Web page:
On a surprisingly mild, cloudless February morning, Jim Pope stands in front of a metal gate and whistles a lilting call down a long, narrow cluster of trees.
After a minute or so he spots them in the distance—two tall, gray-feathered figures darting in and out of visibility. After a few more whistles the two emus finally emerge and begin trotting in Pope’s direction, gathering speed and determination as they approach like a pair of Velociraptors.
“I originally had no interest in emus. Heard they could be real vicious,” says Pope, reaching into a sack of large feed and scattering it on the ground for the hungry birds. “But these two are relatively friendly.”
The birds are more than just a quirky curiosity of Pope’s—they’re an economic necessity. For the last five years, Jim and his wife Joan have increasingly relied on the growing trend of agritourism, the business of inviting the public onto farms for recreational enjoyment or education. The emus are just one example of the many living attractions and activities that now bring customers to Pope’s 10-acre namesake farm in Waterford, Camden County.
“It’s become very important for us,” says Pope, 55. “We’re a bit out of the way and people need a reason to drive all the way out here to see us.”
When Popes’ Gardens opened in 1992, its success was due to its plants. Pope says the farm once brought in 95 percent of its revenue from growing and selling a staggering variety of perennials and annuals, as well as a respectable number of fruits, vegetables, shrubbery, and trees.
“I basically tried to grow everything that anybody would want,” says Pope, who graduated from the University of Delaware in 1978 with a degree in agriculture.
The situation started to change around 2007. That’s when Pope first began noticing the effects of a weakening economy and the toll it was taking on his business. For the first time in the garden’s history Pope says plant sales declined, adding, “it was a tap dance just trying to maintain our business.” It was then that he first started considering new ways of keeping the farm on its feet.
In the years that followed Jim and Joan added new features to their farm, and today, in addition to growing and selling plants, Popes’ offers a plethora of agritourism attractions. In the back is a yawning pasture where visitors can watch the grazing of Scottish highland cattle—furry, longhorned beasts that look like they stepped out of a prehistoric century—alpacas, Barbados black-belly sheep, chickens, pheasants, turkeys, and, of course, emus.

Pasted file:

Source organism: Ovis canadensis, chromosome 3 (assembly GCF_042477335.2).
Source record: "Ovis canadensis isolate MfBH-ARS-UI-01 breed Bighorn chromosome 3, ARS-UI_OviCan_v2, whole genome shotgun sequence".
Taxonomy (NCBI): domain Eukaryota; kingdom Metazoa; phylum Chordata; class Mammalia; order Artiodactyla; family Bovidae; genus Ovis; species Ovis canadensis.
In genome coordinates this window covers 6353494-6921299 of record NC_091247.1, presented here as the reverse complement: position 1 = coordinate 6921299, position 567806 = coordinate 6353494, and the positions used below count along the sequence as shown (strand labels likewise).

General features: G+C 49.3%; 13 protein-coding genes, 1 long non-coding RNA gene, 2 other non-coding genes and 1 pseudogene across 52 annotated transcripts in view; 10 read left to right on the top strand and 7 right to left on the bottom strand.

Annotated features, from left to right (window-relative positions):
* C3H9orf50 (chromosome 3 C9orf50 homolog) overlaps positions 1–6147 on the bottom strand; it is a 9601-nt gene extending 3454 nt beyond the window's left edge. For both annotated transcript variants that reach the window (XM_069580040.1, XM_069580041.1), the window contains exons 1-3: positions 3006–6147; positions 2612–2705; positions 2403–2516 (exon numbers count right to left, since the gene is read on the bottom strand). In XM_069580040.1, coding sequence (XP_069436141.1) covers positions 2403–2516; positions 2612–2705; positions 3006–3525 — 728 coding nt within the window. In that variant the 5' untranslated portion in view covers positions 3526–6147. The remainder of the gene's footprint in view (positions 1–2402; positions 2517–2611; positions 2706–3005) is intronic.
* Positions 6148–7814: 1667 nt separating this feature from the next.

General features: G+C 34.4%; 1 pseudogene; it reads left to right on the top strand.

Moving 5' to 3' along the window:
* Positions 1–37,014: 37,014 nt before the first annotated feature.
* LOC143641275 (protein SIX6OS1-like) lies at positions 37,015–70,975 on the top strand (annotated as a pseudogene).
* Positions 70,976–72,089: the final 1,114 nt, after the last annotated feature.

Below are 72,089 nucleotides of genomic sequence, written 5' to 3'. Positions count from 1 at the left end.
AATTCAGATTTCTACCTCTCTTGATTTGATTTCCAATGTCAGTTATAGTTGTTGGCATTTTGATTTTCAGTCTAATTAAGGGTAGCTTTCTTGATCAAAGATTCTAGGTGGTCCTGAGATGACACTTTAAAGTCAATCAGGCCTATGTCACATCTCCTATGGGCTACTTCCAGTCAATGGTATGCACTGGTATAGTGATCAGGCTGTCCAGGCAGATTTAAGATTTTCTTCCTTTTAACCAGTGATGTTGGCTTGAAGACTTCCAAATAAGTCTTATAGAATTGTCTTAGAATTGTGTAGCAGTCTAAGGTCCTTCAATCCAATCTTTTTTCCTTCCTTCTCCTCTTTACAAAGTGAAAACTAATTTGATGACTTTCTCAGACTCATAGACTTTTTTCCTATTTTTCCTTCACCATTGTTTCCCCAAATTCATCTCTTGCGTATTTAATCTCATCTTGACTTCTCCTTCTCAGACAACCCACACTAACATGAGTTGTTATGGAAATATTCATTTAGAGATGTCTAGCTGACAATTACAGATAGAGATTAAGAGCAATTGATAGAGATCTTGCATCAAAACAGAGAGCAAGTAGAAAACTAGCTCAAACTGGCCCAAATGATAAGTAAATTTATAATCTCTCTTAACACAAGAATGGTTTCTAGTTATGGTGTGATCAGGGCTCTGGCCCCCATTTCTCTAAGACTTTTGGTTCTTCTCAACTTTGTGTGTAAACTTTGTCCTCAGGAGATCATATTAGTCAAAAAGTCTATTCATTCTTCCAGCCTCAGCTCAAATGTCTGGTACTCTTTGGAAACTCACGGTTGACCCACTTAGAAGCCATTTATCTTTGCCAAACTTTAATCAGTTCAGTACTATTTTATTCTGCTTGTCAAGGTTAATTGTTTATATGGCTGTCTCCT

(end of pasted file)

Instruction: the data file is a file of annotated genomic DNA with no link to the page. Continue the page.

“I started raising these animals partly because I enjoyed it, but also because it gave the husbands something to do for 15 minutes while the wives wandered through the nursery and garden area,” says Pope. “Now a lot of people come just to see the animals. It’s a big part of our push toward agritourism.”
The Popes also raise and sell rabbits, chickens, and baby chicks, hold pony rides and horse demonstrations for children, and offer myriad classes in a wide variety of gardening techniques.
The Popes are not alone in embracing the agritourism trend. According to the 2007 Census of Agriculture—the most recently available figures—322 farms in New Jersey offered agritourism options for visitors. The census also illustrates the growing profitability of the trend, pointing out that farms providing agritourism and recreational services generated an average income of $24,276 in 2007—an increase of 236 percent from 2002.
Moreover, the New Jersey Department of Agriculture claims agritourism generates close to $60 million a year in revenue for the state’s farmers. A 2006 study conducted by the Food Policy Institute at Rutgers University found that more than one-fifth of Garden State farms offered some type of agritourism options for visitors, and that 43 percent of New Jersey’s total farmland is associated with agritourism.
According to the study, a large percentage of agritourism-centric farms derive the majority of their income from these activities, which is not surprising when one considers the declining profitability of farming in the U.S. According to census figures, only 47 percent of U.S. farms reported positive returns in 2002, and a considerably lower proportion of New Jersey farms—just 38 percent—generated revenue gains.
“Farming’s not an easy industry, and development down here in South Jersey has also forced a lot of people out of it,” says Pope. “Smaller general farms that grow field crops like corn are pretty much a thing of the past in this area.”
Nonetheless, Popes’ Gardens continues moving forward, and Jim says he hopes to offer even more educational opportunities for visitors this spring.
“Sure, I would prefer to just be selling plants again,” says Pope. “But I would also prefer to stay in business.”